Youth justice is not the government's fault – but it's their job to fix it


The problem we are facing with the youth justice system hasn't developed overnight. The present government has inherited a problem that has been some years in the making. So how did we get here?

One view is that successive governments have taken their eye off the ball with regard to youth justice; another is that our present crisis is not, or not only, due to negligence but more because of governments actively pursuing the wrong approach.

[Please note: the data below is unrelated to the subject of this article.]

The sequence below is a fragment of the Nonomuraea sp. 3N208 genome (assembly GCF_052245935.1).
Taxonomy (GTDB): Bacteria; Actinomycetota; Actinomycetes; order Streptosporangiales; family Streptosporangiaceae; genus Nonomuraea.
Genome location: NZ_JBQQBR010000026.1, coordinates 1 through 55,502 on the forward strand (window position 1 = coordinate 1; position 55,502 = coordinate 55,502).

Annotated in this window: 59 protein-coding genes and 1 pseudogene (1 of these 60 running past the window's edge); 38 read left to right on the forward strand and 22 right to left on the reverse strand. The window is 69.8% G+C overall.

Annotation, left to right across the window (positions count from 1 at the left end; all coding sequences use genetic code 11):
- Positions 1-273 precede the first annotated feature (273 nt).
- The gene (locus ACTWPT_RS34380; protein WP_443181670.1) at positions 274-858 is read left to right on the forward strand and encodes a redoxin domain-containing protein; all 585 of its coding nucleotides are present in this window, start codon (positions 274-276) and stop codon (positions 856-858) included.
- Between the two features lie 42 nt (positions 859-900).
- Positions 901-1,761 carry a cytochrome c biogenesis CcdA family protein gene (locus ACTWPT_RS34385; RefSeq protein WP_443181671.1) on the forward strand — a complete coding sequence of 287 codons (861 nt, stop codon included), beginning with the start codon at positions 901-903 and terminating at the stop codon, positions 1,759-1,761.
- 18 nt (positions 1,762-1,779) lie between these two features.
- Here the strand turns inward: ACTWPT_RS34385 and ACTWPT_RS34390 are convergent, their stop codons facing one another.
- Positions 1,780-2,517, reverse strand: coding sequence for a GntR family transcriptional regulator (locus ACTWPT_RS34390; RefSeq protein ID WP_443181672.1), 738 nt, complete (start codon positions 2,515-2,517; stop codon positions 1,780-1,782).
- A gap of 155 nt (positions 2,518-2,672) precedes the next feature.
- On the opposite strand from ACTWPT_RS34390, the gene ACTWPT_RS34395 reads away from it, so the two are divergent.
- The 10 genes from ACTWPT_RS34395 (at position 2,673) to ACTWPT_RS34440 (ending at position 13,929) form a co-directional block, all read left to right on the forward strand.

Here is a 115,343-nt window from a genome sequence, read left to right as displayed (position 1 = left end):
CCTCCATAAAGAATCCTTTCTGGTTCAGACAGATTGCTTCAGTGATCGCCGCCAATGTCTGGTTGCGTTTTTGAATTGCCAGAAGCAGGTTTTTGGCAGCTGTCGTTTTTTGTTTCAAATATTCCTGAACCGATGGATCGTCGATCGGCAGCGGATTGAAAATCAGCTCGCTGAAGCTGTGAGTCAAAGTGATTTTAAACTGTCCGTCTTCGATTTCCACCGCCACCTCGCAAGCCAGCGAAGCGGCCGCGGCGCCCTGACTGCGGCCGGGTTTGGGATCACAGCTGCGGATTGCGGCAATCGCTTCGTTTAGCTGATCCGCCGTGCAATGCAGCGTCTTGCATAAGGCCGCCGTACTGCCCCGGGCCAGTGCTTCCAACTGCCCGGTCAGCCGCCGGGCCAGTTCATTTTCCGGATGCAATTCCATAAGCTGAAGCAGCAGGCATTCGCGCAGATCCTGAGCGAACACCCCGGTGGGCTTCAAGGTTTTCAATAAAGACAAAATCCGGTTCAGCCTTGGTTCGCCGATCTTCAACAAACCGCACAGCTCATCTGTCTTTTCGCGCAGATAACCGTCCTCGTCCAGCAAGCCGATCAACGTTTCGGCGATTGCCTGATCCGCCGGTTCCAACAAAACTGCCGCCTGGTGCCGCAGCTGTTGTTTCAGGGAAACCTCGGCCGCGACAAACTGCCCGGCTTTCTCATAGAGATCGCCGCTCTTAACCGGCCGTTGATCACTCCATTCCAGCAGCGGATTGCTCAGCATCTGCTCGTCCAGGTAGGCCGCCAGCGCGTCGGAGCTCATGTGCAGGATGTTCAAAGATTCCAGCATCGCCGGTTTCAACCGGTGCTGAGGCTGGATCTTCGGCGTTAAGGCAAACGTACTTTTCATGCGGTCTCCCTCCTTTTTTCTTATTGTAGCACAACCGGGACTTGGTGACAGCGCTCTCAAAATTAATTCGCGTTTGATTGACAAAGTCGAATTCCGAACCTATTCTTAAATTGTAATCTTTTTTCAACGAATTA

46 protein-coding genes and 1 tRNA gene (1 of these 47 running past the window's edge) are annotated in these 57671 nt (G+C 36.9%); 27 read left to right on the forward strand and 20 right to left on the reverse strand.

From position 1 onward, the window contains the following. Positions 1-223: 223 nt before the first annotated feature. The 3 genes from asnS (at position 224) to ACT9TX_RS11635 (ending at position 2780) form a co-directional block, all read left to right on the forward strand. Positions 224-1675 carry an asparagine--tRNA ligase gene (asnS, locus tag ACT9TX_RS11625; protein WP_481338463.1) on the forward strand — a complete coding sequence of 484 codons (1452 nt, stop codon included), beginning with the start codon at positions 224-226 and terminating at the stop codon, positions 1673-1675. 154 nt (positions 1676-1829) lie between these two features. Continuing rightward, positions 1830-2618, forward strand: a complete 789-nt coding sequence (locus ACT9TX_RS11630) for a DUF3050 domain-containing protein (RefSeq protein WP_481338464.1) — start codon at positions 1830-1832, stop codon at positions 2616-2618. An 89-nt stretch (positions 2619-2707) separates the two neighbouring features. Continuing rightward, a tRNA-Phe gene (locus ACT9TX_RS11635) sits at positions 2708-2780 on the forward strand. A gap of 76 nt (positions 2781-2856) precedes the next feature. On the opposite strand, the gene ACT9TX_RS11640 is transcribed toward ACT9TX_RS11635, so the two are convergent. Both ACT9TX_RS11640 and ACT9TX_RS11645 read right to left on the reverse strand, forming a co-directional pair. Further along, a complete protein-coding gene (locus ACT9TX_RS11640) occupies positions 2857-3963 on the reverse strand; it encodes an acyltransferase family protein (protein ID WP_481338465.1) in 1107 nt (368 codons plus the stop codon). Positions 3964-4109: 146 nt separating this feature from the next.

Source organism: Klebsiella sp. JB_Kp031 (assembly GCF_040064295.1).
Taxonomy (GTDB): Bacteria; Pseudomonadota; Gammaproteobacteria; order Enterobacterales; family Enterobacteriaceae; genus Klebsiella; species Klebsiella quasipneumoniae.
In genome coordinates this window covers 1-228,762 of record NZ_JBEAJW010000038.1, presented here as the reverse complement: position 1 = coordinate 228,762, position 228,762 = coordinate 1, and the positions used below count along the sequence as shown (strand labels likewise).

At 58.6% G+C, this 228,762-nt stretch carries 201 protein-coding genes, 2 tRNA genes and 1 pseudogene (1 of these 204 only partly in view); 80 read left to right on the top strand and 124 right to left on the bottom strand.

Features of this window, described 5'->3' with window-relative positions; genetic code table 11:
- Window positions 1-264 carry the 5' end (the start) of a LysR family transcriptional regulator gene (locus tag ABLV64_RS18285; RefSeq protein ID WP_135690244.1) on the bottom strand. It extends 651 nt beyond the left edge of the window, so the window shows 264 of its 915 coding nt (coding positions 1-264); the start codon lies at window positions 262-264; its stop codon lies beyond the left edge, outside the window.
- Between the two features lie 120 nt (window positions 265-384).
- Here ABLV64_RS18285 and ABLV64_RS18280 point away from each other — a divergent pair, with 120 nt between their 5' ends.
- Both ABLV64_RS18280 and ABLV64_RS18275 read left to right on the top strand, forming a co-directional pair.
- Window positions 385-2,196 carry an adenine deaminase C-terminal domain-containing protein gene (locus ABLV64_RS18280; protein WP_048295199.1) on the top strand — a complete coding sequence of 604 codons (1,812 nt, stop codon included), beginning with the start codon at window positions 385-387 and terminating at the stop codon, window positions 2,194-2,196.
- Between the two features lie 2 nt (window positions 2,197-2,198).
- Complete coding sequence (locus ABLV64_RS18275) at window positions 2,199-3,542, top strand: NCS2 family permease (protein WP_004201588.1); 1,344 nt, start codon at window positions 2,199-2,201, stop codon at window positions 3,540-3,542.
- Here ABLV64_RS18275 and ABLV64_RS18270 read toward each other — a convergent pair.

It is clear that over a number of years the youth justice system has not received the attention it deserves – and the cost of that neglect is now apparent. The youth justice system sits between two much larger systems – the child protection system and adult corrections. It is a sad fact that the child protection system is a feeder for youth justice – with about two-thirds of children in the youth justice system having a child protection history (and yes, children is the correct term given their age – they have the brains of children, immature and developing, regardless of their sometimes adult appearance), and that the youth justice system is a feeder for adult corrections – with many people in jail having been transported along the conveyor belt from child protection to youth justice and then to adult corrections.